Andres Iniesta retires from international football after Spain exit

Andres Iniesta, who scored Spain’s winning goal in the 2010 World Cup final, has announced his retirement from international football following the team’s exit against Russia.

The 34-year-old came on as a substitute as Spain lost 4-3 on penalties to the hosts in the last 16 on Sunday.

Iniesta’s last kick for his country was to score in the shootout in his 131st – and final – international outing.

“It is a reality that is my last match with the national team,” he said.

Iniesta, who made his debut in 2006, also helped Spain win the European Championship in 2008 and 2012 during a glittering 12-year international career.

“Sometimes the endings are not as one dream,” added the former Barcelona player. “It is the saddest day of my career.”

Iniesta ended his 22-year career at Barca in May when he moved to Japanese top-flight side Vissel Kobe.

He won 32 trophies at Barcelona, where he made 674 senior appearances, having joined the youth set-up aged 12.

Spain boss Fernando Hierro described Iniesta as “one of the greatest players in our history”.

“The way he played on the pitch when he substituted on was like he was playing in his first cap and I want to thank him wholeheartedly,” he said.

Chelsea midfielder Cesc Fabregas, who played with Iniesta at Barcelona and for Spain, added: “Andres doesn’t deserve to go out like this.”

‘There is a lot of pain’

Iniesta’s announcement came after Spain were on the receiving end of the biggest shock of the 2018 World Cup so far.

After extra-time ended with the score locked at 1-1, Russia goalkeeper Igor Akinfeev denied Koke and then Iago Aspas to spark scenes of delirious celebration at Moscow’s Luzhniki Stadium.

Spain’s preparations for the tournament were rocked when they sacked boss Julen Lopetegui for failing to tell his federation about his post-World Cup move to Real Madrid.

Former Real Madrid player Hierro, 50, was promptly placed in charge and steered the team through the group stage before the loss to Russia, the lowest ranked team at the tournament.

“Like all Spaniards, we had high hopes and dreams and we are sad that we couldn’t do it for the millions of people who were following the game back home,” said Hierro.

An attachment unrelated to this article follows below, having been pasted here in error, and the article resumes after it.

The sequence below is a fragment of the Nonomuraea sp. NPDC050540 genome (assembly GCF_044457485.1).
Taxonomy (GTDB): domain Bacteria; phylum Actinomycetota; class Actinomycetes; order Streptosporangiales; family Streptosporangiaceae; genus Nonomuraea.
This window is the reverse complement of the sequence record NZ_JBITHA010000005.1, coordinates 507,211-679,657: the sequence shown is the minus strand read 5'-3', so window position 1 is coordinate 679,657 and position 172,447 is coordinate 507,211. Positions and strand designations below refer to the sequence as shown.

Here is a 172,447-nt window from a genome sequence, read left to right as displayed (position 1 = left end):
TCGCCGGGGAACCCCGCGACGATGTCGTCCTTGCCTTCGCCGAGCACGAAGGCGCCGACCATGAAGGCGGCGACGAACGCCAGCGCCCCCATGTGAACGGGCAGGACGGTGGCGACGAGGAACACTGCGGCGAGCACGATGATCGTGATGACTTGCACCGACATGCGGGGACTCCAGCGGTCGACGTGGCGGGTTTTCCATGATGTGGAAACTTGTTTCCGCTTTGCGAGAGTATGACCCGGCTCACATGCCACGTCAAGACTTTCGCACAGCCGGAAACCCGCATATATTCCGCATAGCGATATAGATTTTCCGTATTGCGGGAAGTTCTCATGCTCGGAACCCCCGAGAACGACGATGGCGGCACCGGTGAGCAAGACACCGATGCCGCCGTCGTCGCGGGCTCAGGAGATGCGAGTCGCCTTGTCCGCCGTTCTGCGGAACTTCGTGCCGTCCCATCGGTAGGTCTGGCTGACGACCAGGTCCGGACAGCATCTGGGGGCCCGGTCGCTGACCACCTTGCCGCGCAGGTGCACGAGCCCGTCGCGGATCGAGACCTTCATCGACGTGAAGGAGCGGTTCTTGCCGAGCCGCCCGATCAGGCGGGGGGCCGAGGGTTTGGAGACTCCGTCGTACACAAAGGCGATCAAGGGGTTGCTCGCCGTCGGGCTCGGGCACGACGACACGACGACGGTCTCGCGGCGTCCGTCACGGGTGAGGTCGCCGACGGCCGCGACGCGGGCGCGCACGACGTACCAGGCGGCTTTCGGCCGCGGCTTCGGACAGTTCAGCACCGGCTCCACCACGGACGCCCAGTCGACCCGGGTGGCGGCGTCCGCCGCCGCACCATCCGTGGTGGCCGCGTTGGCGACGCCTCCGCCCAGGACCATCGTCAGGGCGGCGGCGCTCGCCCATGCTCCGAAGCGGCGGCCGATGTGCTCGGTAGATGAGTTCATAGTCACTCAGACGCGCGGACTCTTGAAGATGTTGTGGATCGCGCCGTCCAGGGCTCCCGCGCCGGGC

“There is a lot of pain in the delegation, the players, the coaching staff, the workers.

“We had great hopes for this World Cup and it wasn’t to be. But I have no complaints against anybody.”

‘No regrets over Lopetegui sacking’

Spain were unbeaten under Lopetegui, winning 14 and drawing six of the 20 games before his dismissal.

However, Spanish Football Federation president Luis Rubiales said he had no regrets over the decision to relieve Lopetegui of his duties on the eve of the World Cup.

Speaking after the defeat to Russia, Rubiales said: “It was done with conviction and values that aren’t influenced by subsequent results.

“What I have clear is that I’m proud of the way Hierro and his staff have behaved. Hierro has assumed this responsibility with bravery.

“In the coming weeks, we will see what’s best for everyone. We’re the toughest judges of ourselves and we’ll see what things can be improved.

“I’m very proud of my staff and I give them a 10. Pain? Yes, we were better, but this is sport. You must congratulate Russia.”

‘Spain were a destroyed team’ – how the media reacted

Spain’s media did not hold back in their criticism after the team’s World Cup exit.

“The collection of passes in slow motion, the lack of intensity at 1-0, the lack of creative solutions throughout the second half and extra-time explain the disaster,” wrote Marca.

“Once the penalty shoot-out arrived Spain were a destroyed team, without the requisite psychological strength to face such a lottery.”

Meanwhile, El Pais’ headline was “Spain goes back a decade”.

It added: “The Russian exit was not the result of a bad day. The collapse was multi-faceted from day one. On the pitch, nobody has been up to the task.”

El Mundo compared the Spanish team to an “ageing aristocrat for whom the revolution has passed by and who is unable to accept that his time is in the past.”

It concluded: “Spain must forget what it was and think about who it wants to be.”




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